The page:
Scenes of explicit teaching make only limited appearances in the university novel since World War II. While it would be easy – if cynical – to attribute this minimization to the devaluation of teaching in the modern university, the importance of teaching and learning to sympathetic characters (and their lack of importance to corrupted figures) suggests that this lack of focus on the classroom stems from something else. Indeed, university novels tend to be fairly conservative aesthetically, and the demands of traditional narrative make extended classroom scenes difficult if not impossible to manage. Because of these narrative demands, learning and teaching take on different forms in the university novel, creating stories in which education corresponds to the struggle of teachers and students with and against administrators and buildings – stories that, therefore, resemble Leo van Lier’s observation about how remembering our own educations as stories contradicts more bureaucratic visions of learning. This observation holds true whether one considers better-known works of university fiction such as David Lodge’s Campus Trilogy, Mary McCarthy’s The Groves of Academe, and Julie Schumacher’s Dear Committee Members or lesser-known works produced by micro-presses and writers who are enabled by current technologies to publish electronically.
Allen, Shirley. Academic Body. Wetherfield, CT: Mainly Murder Press, 2010. Kindle.
Amis, Kingsley. Lucky Jim. New York: NYRB Classics, 2012. Kindle.
Bain, Ken. What the Best College Teachers Do. Cambridge: Harvard UP, 2011. Kindle.
Bradbury, Malcolm. Eating People Is Wrong. New York: Pan Macmillan, 2012. Kindle.
Crescent, Tara. The Professor’s Pet. Seattle: Amazon Digital Services, 2014. Kindle.
Curzon, Daniel. Among the Carnivores. San Francisco: IGNA Books, 2005. Print.
Diehl, Lesley A. Murder Is Academic. Lesley A. Diehl, 2014. Kindle.
Dolan, Lian. Elizabeth the First Wife. Brooklyn: Prospect Park Books, 2013. Print.
Eagleton, Terry. “The Silences of David Lodge.” New Left Review I.172 (1988): 93-102. Web. 26 July 2015.
Edwards, Ruth Dudley. Murdering Americans: A Robert Amiss/Baroness Jack Troutbeck Mystery. Scottsdale, AZ: Poisoned Pen Press Inc, 2011. Print.
Fiedler, Leslie. “The War Against the Academy.” The Academic Novel: New and Classic Essays. Ed. Merritt Moseley. Chester: Chester Academic Press, 2007. 44-62. Print.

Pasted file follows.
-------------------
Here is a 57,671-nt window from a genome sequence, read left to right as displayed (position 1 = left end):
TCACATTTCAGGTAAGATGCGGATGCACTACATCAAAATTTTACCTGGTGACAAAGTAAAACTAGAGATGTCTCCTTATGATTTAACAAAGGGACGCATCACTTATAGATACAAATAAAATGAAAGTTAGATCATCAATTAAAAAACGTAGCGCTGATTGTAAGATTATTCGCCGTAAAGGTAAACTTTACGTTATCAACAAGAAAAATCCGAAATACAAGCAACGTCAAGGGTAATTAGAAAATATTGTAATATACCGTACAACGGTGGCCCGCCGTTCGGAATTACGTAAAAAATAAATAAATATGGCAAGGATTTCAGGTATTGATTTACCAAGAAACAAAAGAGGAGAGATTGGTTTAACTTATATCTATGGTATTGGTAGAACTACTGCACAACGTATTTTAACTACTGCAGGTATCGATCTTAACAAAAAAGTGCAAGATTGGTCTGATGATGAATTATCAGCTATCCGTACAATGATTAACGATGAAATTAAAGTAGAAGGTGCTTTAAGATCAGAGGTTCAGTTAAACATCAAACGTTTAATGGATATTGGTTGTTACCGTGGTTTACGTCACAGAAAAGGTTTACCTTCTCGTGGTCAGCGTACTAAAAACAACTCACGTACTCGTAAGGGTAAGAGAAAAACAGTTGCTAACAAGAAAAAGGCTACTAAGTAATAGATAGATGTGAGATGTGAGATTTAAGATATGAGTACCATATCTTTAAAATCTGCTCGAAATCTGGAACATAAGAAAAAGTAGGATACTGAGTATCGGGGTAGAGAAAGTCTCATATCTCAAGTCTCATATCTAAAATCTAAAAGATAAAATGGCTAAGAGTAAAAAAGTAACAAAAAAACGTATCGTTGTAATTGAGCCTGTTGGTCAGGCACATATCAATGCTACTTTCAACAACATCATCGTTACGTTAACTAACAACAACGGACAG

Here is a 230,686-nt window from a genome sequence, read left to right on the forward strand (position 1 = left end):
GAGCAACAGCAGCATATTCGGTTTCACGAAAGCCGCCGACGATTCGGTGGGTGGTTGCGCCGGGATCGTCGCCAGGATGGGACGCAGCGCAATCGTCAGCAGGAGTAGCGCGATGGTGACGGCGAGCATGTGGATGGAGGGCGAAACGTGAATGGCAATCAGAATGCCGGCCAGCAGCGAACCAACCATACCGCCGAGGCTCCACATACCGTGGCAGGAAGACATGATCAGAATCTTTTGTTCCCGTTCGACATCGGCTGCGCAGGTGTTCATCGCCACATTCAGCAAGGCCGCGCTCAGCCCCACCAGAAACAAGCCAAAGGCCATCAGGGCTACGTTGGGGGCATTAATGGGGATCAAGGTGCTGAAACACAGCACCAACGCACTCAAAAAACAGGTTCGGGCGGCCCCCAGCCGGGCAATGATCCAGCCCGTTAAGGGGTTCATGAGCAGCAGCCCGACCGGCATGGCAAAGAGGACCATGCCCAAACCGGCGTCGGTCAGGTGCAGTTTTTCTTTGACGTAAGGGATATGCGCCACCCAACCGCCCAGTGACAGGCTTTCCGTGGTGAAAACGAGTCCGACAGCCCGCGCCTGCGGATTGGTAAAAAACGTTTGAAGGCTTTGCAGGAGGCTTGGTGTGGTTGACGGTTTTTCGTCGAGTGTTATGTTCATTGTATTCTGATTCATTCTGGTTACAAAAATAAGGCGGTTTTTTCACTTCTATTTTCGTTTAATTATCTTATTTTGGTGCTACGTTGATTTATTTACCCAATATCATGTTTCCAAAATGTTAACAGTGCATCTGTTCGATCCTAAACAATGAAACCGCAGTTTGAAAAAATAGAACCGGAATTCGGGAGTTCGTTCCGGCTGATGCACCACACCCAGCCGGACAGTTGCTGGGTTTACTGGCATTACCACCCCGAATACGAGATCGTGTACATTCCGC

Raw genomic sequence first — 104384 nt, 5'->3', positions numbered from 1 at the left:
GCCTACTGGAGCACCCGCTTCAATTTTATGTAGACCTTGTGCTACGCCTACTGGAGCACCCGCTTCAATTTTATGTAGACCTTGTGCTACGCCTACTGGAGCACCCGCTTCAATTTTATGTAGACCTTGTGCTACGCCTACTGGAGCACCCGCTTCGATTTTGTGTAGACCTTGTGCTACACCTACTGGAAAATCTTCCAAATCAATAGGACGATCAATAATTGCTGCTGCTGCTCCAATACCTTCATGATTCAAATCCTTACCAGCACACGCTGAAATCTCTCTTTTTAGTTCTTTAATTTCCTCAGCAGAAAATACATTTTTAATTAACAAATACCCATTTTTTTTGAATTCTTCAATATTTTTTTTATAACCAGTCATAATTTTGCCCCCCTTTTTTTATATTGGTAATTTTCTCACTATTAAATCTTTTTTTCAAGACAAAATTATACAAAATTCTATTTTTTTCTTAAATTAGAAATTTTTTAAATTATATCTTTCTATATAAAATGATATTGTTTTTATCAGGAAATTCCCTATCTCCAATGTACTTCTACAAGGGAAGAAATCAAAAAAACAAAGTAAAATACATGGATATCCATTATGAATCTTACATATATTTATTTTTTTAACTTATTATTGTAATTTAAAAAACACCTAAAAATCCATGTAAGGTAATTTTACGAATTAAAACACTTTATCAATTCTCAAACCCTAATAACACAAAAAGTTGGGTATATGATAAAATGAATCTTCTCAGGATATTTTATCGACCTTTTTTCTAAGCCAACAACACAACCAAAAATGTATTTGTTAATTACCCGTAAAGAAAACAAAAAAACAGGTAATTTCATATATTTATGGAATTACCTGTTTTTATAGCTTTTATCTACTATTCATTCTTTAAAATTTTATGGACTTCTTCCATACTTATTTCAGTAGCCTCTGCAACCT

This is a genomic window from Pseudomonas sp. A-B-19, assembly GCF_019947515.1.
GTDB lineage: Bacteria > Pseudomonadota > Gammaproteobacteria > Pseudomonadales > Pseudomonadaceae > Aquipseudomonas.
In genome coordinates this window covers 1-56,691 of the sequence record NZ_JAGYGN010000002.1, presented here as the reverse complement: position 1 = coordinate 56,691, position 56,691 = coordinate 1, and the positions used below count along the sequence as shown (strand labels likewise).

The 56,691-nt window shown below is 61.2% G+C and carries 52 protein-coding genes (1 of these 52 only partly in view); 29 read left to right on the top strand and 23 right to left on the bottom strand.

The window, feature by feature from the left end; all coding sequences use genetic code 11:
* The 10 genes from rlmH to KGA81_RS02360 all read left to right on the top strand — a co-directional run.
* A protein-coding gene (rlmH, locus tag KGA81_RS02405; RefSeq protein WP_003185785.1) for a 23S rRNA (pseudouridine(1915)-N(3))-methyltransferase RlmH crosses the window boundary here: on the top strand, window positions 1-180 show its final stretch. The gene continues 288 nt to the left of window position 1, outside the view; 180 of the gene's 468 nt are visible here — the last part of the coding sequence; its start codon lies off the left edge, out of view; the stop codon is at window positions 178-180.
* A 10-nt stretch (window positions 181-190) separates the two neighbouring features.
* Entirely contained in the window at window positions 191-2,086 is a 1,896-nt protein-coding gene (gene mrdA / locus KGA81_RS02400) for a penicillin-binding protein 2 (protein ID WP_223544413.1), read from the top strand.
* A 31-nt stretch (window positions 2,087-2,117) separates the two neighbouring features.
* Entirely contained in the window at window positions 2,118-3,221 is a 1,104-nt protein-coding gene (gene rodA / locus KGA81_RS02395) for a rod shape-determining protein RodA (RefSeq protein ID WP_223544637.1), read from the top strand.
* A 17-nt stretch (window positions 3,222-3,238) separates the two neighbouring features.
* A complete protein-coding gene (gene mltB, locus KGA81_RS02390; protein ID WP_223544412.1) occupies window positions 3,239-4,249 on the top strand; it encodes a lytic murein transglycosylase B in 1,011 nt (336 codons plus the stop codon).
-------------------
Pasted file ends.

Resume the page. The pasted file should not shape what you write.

Finkel, Donald. Teaching with Your Mouth Shut. Portsmouth, NH: Heinemann, 2000. Print
Hynes, James. The Lecturer’s Tale. New York: Picador, 2001. Print.
Joyce, James. A Portrait of the Artist as a Young Man. Ed. Chester G. Anderson and Richard Ellmann. New York: Viking Press, 1964. Print.
Joyce, James. Ulysses. Ed. Hans Walter Gabler, et al. New York: Garland Publishing, 1986. Print.
Kavadlo, Jesse. “Blue Angels Meet Dying Animals: Textual and Sexual Subversion in the Clinton-Era Academic Novel.” The Journal of the Midwest Modern Language Association 37.2 (2004): 11-25. JSTOR. Web. 18 Aug. 2015.
Lodge, David. The Campus Trilogy. New York: Penguin Books, 2011. Print.
McCarthy, Mary. The Groves of Academe: A Novel. New York: Open Road Media, 2013. Kindle.
Mentor, Ms. “Ms. Mentor’s Annual Guide to Academic Novels.” The Chronicle of Higher Education 6 Aug. 2015. Web. 16 July 2015.
Rossen, Janice. The University in Modern Fiction: When Power Is Academic. New York: St. Martin’s Press, 1993. Print.
Schumacher, Julie. Dear Committee Members. New York: Doubleday, 2014. Print.
Shatzky, Joel. Option Three: A Novel about the University. Accord, NY: Jewish Currents, 2012. Kindle.
Smiley, Jane. Moo. New York: Anchor, 2011. Kindle.
Tierney, William G. “Academic Freedom and Tenure: Between Fiction and Reality.” The Journal of Higher Education 75.2 (2004): 161-177. Project MUSE. Web. 6 Aug. 2015.
Van Lier, Leo. The Ecology and Semiotics of Language Learning: A Sociocultural Perspective. Boston: Kluwer Academic, 2004. Print.
Weesner, Theodore. Novemberfest. Hanover: University Press of New England, 1994. Print.
Wilson, Keith. “Academic Fictions and the Place of Liberal Studies: A Leavis Inheritance.” University Fiction. Ed. David Bevan. Amsterdam: Rodopi, 1990. 5774. Print.
Wittner, Lawrence S. What’s Going On at UAardvark? Solidarity Press, 2013. Kindle.
Wolfe, Tom. I Am Charlotte Simmons: A Novel. New York: Farrar, Straus and Giroux, 2004. Kindle.